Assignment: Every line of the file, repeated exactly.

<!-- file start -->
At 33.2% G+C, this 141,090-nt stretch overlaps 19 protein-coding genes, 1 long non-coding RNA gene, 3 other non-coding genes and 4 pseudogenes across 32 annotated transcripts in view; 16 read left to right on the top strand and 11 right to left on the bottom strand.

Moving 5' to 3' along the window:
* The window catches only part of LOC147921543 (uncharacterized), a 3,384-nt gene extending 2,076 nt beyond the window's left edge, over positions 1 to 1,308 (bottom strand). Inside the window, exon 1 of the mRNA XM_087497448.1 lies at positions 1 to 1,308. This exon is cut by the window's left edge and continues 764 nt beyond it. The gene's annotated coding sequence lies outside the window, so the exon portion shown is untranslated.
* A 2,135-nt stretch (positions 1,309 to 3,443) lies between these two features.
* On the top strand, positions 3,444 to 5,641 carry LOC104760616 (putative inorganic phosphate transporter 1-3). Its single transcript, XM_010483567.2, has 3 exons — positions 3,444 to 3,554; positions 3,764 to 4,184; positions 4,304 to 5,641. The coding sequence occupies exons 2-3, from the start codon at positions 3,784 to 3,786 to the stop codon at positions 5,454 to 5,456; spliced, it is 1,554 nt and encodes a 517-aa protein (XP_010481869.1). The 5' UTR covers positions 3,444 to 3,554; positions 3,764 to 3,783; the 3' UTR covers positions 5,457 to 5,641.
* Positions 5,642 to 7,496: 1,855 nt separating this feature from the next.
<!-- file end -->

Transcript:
At 33.2% G+C, this 141,090-nt stretch overlaps 19 protein-coding genes, 1 long non-coding RNA gene, 3 other non-coding genes and 4 pseudogenes across 32 annotated transcripts in view; 16 read left to right on the top strand and 11 right to left on the bottom strand.

Moving 5' to 3' along the window:
* The window catches only part of LOC147921543 (uncharacterized), a 3,384-nt gene extending 2,076 nt beyond the window's left edge, over positions 1 to 1,308 (bottom strand). Inside the window, exon 1 of the mRNA XM_087497448.1 lies at positions 1 to 1,308. This exon is cut by the window's left edge and continues 764 nt beyond it. The gene's annotated coding sequence lies outside the window, so the exon portion shown is untranslated.
* A 2,135-nt stretch (positions 1,309 to 3,443) lies between these two features.
* On the top strand, positions 3,444 to 5,641 carry LOC104760616 (putative inorganic phosphate transporter 1-3). Its single transcript, XM_010483567.2, has 3 exons — positions 3,444 to 3,554; positions 3,764 to 4,184; positions 4,304 to 5,641. The coding sequence occupies exons 2-3, from the start codon at positions 3,784 to 3,786 to the stop codon at positions 5,454 to 5,456; spliced, it is 1,554 nt and encodes a 517-aa protein (XP_010481869.1). The 5' UTR covers positions 3,444 to 3,554; positions 3,764 to 3,783; the 3' UTR covers positions 5,457 to 5,641.
* Positions 5,642 to 7,496: 1,855 nt separating this feature from the next.